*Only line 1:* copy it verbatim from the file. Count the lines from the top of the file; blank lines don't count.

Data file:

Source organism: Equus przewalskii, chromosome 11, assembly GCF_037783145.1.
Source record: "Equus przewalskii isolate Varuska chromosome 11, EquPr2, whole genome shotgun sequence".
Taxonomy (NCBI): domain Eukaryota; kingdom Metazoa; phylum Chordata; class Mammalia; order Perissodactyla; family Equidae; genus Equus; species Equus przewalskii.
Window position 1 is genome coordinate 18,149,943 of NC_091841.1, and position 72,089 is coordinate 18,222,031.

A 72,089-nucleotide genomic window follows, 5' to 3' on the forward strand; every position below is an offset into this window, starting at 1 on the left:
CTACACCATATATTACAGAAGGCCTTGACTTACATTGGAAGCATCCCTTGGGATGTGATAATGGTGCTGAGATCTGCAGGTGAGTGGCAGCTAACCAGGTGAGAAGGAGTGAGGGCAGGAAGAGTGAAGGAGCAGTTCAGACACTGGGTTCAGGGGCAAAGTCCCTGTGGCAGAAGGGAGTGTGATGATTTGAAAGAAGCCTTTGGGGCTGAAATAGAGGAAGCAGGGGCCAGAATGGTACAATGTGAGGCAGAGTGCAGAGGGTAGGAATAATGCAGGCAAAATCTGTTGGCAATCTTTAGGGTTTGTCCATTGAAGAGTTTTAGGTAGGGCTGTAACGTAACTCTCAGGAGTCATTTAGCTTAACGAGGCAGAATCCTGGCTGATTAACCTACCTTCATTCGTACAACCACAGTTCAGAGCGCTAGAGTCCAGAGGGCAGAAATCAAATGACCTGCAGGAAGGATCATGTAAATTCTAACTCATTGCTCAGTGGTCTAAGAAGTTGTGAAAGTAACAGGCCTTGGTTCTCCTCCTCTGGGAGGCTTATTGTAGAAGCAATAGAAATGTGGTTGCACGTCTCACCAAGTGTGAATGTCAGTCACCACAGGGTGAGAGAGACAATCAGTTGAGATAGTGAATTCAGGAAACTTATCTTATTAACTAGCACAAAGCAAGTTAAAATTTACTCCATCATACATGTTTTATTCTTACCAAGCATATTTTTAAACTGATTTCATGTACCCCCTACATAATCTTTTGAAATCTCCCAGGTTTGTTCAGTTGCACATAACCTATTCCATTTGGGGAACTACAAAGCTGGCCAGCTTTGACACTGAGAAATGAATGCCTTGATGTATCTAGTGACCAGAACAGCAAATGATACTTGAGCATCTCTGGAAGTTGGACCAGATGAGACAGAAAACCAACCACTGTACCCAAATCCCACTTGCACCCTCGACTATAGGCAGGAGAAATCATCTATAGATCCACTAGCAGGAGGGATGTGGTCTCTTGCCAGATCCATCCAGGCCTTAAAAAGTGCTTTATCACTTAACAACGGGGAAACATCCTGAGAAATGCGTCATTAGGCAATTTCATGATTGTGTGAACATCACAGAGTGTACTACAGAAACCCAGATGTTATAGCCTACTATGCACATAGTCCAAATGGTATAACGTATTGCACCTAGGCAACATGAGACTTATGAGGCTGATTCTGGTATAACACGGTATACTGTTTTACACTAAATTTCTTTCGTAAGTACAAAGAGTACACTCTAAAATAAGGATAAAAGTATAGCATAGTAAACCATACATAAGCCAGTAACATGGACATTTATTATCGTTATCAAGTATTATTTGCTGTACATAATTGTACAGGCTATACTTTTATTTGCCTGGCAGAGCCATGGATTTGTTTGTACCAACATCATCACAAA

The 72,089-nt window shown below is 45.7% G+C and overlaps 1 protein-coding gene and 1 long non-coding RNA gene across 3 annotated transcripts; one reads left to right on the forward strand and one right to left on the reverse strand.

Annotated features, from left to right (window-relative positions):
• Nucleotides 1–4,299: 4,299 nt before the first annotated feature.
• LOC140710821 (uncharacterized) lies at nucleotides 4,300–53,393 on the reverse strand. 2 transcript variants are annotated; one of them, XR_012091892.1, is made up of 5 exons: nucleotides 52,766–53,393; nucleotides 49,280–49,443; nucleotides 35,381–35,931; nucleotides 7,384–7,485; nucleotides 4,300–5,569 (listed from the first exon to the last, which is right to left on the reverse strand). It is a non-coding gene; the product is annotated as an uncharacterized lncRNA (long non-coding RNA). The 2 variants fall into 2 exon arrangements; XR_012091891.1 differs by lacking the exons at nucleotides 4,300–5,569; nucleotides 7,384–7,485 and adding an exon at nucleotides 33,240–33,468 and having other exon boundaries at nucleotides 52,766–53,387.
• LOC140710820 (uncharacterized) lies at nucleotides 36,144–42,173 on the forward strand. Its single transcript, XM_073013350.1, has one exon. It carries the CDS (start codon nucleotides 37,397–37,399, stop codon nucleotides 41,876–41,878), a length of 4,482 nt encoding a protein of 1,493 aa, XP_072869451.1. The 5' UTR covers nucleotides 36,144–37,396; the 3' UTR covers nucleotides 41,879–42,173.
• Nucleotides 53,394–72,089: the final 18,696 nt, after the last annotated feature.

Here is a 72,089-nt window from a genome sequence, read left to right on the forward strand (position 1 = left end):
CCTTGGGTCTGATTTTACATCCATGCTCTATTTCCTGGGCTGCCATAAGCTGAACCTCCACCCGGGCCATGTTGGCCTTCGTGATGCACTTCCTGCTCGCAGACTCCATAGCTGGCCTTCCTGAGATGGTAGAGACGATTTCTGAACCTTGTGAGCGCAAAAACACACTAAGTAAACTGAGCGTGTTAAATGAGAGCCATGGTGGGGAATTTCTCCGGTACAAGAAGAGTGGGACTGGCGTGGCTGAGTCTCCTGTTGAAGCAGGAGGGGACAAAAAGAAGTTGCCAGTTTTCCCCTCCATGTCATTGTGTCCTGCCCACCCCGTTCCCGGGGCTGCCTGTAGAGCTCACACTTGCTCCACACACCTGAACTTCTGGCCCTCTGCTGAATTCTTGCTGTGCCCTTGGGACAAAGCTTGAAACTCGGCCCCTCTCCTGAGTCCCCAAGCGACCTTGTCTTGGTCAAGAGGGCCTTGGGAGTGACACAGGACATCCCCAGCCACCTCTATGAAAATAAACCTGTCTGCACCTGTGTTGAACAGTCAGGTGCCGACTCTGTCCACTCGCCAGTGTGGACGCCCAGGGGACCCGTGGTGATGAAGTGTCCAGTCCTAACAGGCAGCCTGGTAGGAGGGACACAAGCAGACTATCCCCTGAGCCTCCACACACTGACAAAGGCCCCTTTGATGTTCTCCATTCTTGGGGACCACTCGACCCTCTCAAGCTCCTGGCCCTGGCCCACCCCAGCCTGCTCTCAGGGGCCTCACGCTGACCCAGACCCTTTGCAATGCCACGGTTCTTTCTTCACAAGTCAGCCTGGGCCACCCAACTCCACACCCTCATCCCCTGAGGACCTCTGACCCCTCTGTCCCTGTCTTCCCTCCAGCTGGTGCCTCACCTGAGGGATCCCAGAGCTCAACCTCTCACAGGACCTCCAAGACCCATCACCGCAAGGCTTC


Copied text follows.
Source organism: Equus przewalskii, chromosome 11, assembly GCF_037783145.1.